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Evolution of a Functional Head Joint in Deep-Sea Fishes (Stomiidae)

Evolution of a Functional Head Joint in Deep-Sea Fishes (Stomiidae)

  • Nalani K. Schnell, 
  • G. David Johnson


The head and anterior trunk region of most actinopterygian fishes is stiffened as, uniquely within vertebrates, the pectoral girdles have a direct and often strong connection through the posttemporal to the posterior region of the skull. Members of the mesopelagic fish family Stomiidae have their pectoral girdle separated from the skull. This connection is lost in several teleost groups, but the stomiids have an additional evolutionary novelty—a flexible connection between the occiput and the first vertebra, where only the notochord persists. Several studies suggested that stomiids engulf significantly large prey items and conjectured about the functional role of the anterior part of the vertebral column; however, there has been no precise anatomical description of this complex. Here we describe a unique configuration comprising the occiput and the notochordal sheath in Aristostomias, Eustomias, Malacosteus, Pachystomias, and Photostomias that represents a true functional head joint in teleosts and discuss its potential phylogenetic implications. In these genera, the chordal sheath is folded inward ventrally beneath its connection to the basioccipital and embraces the occipital condyle when in a resting position. In the resting position (wherein the head is not manipulatively elevated), this condyle is completely embraced by the ventral fold of the notochord. A manual manipulative elevation of the head in cleared and stained specimens unfolds the ventral sheath of the notochord. As a consequence, the cranium can be pulled up and back significantly farther than in all other teleost taxa that lack such a functional head joint and thereby can reach mouth gapes up to 120°.


"A rubber neck is a necessary part of equipment."                                    Peter O'Toole

The family Stomiidae represents one of the dominant fish families in mesopelagic ecosystems [1], exhibiting an array of specializations to a predatory existence in this environment, e.g. huge mouth gapes with prominent teeth, distensible stomachs, elongated dark bodies with photophores, and chin barbels with bioluminescent tissue [28]. Malacosteus, Aristostomias, and Photostomias lack an intermandibular membrane [3], and as a consequence jaw-closing velocity is increased [3,9]. Malacosteus, Aristostomias and Pachystomias possess far-red emitting photophores and a visual system that is sensitive to such long-wave emissions [10,11]. Some stomiid taxa have from one to ten anterior vertebrae reduced or entirely absent [2,12,13], and all of them have a distinctive gap between the occiput and the first vertebra, wherein only the flexible notochord persists [13,14]. This occipito-vertebral gap does not result from loss or reduction of vertebrae, but rather from an elongation of the notochord in this area of the vertebral column [13,14]. The unparalleled occipito-vertebral gap in stomiids allows a considerable degree of cranial elevation and is notably enhanced in the genera that share the functional head joint described herein (Fig 1A). We propose that this feature is an adaptation to extend the reach of the mouth gape antero-dorsally and for engulfing particularly large prey items. The separation of the pectoral girdle from the skull, due to the loss of the posttemporal and extrascapular [15] in all genera herein discussed, reinforces the maneuverability of the head. Stomach content analyses support this hypothesis, reporting that Aristostomias, Eustomias (Fig 2), and Pachystomias are piscivorous, feeding mainly on myctophids [6,8]. Only Malacosteus and Photostomias were found to feed mainly on crustaceans (copepods and penaeidean shrimps) [6,8]. It has been suggested that there has been a secondary reversion to planktivory in Malacosteus [8] that is correlated with the unique characters of red vision and red bioluminescence [10,11,16].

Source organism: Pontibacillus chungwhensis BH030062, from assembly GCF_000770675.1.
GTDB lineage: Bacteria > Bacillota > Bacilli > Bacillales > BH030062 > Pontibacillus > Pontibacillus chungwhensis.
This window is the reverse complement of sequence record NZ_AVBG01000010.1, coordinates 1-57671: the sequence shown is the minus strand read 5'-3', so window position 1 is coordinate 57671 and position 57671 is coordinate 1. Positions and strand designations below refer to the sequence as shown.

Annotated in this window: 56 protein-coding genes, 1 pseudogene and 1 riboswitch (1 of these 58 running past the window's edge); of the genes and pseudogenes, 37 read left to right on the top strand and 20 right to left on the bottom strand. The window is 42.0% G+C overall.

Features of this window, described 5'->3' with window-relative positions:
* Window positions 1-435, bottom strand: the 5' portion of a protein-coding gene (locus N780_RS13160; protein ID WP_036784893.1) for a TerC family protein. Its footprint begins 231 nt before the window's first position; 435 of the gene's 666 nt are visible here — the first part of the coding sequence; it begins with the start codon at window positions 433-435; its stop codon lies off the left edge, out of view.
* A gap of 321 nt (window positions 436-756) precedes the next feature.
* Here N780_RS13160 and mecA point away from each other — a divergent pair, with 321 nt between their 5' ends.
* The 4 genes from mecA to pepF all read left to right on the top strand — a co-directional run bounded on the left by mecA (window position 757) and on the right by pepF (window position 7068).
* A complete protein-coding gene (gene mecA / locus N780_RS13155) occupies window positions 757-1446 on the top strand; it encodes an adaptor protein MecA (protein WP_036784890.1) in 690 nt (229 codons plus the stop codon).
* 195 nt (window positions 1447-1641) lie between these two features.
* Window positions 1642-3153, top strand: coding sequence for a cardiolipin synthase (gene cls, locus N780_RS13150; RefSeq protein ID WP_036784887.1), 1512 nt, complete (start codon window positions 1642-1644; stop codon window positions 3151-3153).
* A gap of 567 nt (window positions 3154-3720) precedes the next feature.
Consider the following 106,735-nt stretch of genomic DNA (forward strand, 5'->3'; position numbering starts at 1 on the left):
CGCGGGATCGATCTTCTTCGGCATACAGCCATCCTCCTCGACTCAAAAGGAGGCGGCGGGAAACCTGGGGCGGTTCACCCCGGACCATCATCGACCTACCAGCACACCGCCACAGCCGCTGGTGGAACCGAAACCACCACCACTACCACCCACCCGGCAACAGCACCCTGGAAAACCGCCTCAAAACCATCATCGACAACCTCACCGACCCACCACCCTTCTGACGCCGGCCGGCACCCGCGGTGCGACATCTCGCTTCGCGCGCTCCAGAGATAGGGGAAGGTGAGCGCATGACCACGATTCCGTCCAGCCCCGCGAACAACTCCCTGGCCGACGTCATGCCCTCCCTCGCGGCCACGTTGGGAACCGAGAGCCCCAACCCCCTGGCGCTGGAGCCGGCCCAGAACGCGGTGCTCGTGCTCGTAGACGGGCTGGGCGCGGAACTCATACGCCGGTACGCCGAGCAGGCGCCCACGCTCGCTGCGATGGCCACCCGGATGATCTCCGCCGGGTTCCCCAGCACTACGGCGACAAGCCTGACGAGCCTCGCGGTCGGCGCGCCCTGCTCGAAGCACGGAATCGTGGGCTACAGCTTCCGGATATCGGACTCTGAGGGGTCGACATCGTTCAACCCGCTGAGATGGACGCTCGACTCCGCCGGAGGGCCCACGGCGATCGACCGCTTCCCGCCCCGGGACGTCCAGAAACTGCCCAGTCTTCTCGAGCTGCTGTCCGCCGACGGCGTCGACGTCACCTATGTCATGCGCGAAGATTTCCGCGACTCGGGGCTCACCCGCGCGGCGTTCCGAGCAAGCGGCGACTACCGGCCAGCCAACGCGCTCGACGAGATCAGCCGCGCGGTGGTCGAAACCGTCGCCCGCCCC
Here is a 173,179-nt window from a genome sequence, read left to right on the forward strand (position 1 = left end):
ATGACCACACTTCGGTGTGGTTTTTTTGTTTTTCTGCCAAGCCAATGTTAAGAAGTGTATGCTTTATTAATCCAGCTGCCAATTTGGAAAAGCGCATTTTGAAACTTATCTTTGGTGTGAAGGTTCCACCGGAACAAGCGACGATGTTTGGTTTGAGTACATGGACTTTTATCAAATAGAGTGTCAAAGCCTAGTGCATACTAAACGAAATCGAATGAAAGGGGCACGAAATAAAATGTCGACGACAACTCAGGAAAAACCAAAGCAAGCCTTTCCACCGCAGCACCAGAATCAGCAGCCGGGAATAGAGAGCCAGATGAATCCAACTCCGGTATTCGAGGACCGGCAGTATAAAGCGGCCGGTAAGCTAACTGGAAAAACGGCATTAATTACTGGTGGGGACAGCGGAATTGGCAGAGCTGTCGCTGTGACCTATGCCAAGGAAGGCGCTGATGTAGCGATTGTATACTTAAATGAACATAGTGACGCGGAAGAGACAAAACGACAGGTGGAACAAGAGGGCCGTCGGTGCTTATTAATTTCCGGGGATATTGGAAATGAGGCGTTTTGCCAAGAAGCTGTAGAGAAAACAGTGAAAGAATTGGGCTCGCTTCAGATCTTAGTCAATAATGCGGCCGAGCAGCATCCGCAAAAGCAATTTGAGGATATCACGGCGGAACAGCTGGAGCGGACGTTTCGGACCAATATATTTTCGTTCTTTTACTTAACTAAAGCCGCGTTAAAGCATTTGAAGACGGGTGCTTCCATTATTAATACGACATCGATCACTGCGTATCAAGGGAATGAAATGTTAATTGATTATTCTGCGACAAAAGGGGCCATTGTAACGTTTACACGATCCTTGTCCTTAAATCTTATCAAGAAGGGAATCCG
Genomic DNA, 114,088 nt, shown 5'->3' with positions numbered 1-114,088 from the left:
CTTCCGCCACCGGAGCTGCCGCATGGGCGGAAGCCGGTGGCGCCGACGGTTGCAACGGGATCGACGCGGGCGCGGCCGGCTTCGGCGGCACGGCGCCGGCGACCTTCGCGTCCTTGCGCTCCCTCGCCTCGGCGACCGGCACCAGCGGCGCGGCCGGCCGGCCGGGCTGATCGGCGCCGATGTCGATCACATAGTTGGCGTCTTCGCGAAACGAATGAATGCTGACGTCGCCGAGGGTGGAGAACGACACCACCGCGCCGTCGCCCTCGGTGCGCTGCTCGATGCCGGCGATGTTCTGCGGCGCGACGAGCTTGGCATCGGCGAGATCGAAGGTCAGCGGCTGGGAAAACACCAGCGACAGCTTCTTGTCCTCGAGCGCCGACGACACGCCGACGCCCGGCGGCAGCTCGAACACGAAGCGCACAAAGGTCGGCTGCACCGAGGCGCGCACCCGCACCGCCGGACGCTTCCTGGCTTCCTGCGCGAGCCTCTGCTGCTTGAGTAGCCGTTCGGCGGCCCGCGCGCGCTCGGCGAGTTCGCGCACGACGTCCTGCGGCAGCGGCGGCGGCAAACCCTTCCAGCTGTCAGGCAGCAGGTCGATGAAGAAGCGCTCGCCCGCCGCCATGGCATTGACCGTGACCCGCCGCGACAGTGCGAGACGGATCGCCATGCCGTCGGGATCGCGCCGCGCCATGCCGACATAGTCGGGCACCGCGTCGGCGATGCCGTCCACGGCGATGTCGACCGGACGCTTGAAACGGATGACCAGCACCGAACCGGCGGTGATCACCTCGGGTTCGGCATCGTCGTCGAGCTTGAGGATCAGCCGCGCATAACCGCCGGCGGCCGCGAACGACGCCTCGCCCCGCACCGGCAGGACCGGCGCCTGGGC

Fig 1. Head in “resting position” (mouth closed) and during manipulative elevation (mouth open), showing the functional head joint in Eustomias obscurus, USNM 206711 (A-E), and Eustomias macronema, BMNH 2007.10.31.12 (F-H).